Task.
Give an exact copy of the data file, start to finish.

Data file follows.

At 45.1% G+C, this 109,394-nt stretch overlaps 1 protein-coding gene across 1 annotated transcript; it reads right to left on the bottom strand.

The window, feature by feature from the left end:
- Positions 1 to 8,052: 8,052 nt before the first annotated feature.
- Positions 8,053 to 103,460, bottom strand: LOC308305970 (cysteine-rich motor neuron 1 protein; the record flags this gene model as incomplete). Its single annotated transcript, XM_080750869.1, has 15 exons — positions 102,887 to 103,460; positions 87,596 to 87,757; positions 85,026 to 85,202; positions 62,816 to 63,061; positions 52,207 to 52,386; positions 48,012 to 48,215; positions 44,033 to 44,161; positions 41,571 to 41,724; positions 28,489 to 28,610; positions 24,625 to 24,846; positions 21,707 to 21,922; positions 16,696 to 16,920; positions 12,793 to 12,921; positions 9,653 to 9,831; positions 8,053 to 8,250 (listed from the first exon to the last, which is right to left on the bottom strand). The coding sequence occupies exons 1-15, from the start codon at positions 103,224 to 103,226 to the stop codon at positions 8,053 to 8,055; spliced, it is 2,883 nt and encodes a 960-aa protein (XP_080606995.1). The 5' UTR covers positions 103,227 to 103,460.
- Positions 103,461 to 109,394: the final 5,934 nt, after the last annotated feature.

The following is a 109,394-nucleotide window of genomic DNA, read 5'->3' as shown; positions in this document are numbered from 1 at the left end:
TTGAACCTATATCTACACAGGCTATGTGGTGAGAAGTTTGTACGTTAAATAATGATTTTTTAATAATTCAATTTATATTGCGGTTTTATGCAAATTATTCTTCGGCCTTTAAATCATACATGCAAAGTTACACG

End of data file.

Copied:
At 45.1% G+C, this 109,394-nt stretch overlaps 1 protein-coding gene across 1 annotated transcript; it reads right to left on the bottom strand.

The window, feature by feature from the left end:
- Positions 1 to 8,052: 8,052 nt before the first annotated feature.
- Positions 8,053 to 103,460, bottom strand: LOC308305970 (cysteine-rich motor neuron 1 protein; the record flags this gene model as incomplete). Its single annotated transcript, XM_080750869.1, has 15 exons — positions 102,887 to 103,460; positions 87,596 to 87,757; positions 85,026 to 85,202; positions 62,816 to 63,061; positions 52,207 to 52,386; positions 48,012 to 48,215; positions 44,033 to 44,161; positions 41,571 to 41,724; positions 28,489 to 28,610; positions 24,625 to 24,846; positions 21,707 to 21,922; positions 16,696 to 16,920; positions 12,793 to 12,921; positions 9,653 to 9,831; positions 8,053 to 8,250 (listed from the first exon to the last, which is right to left on the bottom strand). The coding sequence occupies exons 1-15, from the start codon at positions 103,224 to 103,226 to the stop codon at positions 8,053 to 8,055; spliced, it is 2,883 nt and encodes a 960-aa protein (XP_080606995.1). The 5' UTR covers positions 103,227 to 103,460.
- Positions 103,461 to 109,394: the final 5,934 nt, after the last annotated feature.

The following is a 109,394-nucleotide window of genomic DNA, read 5'->3' as shown; positions in this document are numbered from 1 at the left end:
TTGAACCTATATCTACACAGGCTATGTGGTGAGAAGTTTGTACGTTAAATAATGATTTTTTAATAATTCAATTTATATTGCGGTTTTATGCAAATTATTCTTCGGCCTTTAAATCATACATGCAAAGTTACACG